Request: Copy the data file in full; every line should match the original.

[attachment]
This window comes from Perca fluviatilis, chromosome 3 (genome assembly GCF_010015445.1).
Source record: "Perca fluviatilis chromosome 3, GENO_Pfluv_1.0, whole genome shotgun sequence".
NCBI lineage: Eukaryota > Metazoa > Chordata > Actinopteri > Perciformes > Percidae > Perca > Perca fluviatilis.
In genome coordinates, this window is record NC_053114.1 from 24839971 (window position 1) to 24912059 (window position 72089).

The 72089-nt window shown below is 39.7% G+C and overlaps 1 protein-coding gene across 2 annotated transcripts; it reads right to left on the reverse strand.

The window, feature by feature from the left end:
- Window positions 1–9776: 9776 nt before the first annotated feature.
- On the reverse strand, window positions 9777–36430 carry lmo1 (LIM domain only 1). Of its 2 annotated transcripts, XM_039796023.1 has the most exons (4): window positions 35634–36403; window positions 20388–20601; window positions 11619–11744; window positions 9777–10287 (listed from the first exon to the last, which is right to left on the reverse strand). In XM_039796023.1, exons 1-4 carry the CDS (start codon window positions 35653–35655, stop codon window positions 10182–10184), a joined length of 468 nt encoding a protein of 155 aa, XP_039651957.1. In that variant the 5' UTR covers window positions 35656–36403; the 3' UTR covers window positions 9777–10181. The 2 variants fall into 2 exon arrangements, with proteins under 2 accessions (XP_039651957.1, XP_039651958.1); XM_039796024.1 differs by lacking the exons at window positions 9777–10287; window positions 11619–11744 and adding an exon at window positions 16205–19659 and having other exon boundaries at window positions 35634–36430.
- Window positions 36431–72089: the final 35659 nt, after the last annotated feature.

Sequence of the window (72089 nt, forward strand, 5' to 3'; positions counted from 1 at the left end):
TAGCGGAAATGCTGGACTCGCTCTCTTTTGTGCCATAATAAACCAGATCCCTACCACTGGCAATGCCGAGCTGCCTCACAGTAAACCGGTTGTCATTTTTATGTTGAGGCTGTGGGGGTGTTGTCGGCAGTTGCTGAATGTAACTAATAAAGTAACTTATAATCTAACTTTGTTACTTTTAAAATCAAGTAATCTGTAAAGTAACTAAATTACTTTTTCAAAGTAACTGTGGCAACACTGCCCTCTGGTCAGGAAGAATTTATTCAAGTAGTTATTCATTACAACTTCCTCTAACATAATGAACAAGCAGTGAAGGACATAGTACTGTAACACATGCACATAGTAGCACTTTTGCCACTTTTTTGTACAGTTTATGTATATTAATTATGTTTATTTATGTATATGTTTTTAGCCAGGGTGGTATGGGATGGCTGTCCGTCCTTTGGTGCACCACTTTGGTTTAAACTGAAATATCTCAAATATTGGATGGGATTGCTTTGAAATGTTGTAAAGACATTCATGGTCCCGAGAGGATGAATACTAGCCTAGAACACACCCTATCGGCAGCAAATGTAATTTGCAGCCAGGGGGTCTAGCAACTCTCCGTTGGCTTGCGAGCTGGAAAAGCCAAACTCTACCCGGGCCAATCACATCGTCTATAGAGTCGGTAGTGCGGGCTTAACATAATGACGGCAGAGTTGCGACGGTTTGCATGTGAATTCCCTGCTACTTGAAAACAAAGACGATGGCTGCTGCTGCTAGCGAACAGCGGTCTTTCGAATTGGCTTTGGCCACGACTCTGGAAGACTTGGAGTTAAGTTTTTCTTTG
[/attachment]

This window comes from Perca fluviatilis, chromosome 3 (genome assembly GCF_010015445.1).
Source record: "Perca fluviatilis chromosome 3, GENO_Pfluv_1.0, whole genome shotgun sequence".
NCBI lineage: Eukaryota > Metazoa > Chordata > Actinopteri > Perciformes > Percidae > Perca > Perca fluviatilis.
In genome coordinates, this window is record NC_053114.1 from 24839971 (window position 1) to 24912059 (window position 72089).

The 72089-nt window shown below is 39.7% G+C and overlaps 1 protein-coding gene across 2 annotated transcripts; it reads right to left on the reverse strand.

The window, feature by feature from the left end:
- Window positions 1–9776: 9776 nt before the first annotated feature.
- On the reverse strand, window positions 9777–36430 carry lmo1 (LIM domain only 1). Of its 2 annotated transcripts, XM_039796023.1 has the most exons (4): window positions 35634–36403; window positions 20388–20601; window positions 11619–11744; window positions 9777–10287 (listed from the first exon to the last, which is right to left on the reverse strand). In XM_039796023.1, exons 1-4 carry the CDS (start codon window positions 35653–35655, stop codon window positions 10182–10184), a joined length of 468 nt encoding a protein of 155 aa, XP_039651957.1. In that variant the 5' UTR covers window positions 35656–36403; the 3' UTR covers window positions 9777–10181. The 2 variants fall into 2 exon arrangements, with proteins under 2 accessions (XP_039651957.1, XP_039651958.1); XM_039796024.1 differs by lacking the exons at window positions 9777–10287; window positions 11619–11744 and adding an exon at window positions 16205–19659 and having other exon boundaries at window positions 35634–36430.
- Window positions 36431–72089: the final 35659 nt, after the last annotated feature.

Sequence of the window (72089 nt, forward strand, 5' to 3'; positions counted from 1 at the left end):
TAGCGGAAATGCTGGACTCGCTCTCTTTTGTGCCATAATAAACCAGATCCCTACCACTGGCAATGCCGAGCTGCCTCACAGTAAACCGGTTGTCATTTTTATGTTGAGGCTGTGGGGGTGTTGTCGGCAGTTGCTGAATGTAACTAATAAAGTAACTTATAATCTAACTTTGTTACTTTTAAAATCAAGTAATCTGTAAAGTAACTAAATTACTTTTTCAAAGTAACTGTGGCAACACTGCCCTCTGGTCAGGAAGAATTTATTCAAGTAGTTATTCATTACAACTTCCTCTAACATAATGAACAAGCAGTGAAGGACATAGTACTGTAACACATGCACATAGTAGCACTTTTGCCACTTTTTTGTACAGTTTATGTATATTAATTATGTTTATTTATGTATATGTTTTTAGCCAGGGTGGTATGGGATGGCTGTCCGTCCTTTGGTGCACCACTTTGGTTTAAACTGAAATATCTCAAATATTGGATGGGATTGCTTTGAAATGTTGTAAAGACATTCATGGTCCCGAGAGGATGAATACTAGCCTAGAACACACCCTATCGGCAGCAAATGTAATTTGCAGCCAGGGGGTCTAGCAACTCTCCGTTGGCTTGCGAGCTGGAAAAGCCAAACTCTACCCGGGCCAATCACATCGTCTATAGAGTCGGTAGTGCGGGCTTAACATAATGACGGCAGAGTTGCGACGGTTTGCATGTGAATTCCCTGCTACTTGAAAACAAAGACGATGGCTGCTGCTGCTAGCGAACAGCGGTCTTTCGAATTGGCTTTGGCCACGACTCTGGAAGACTTGGAGTTAAGTTTTTCTTTG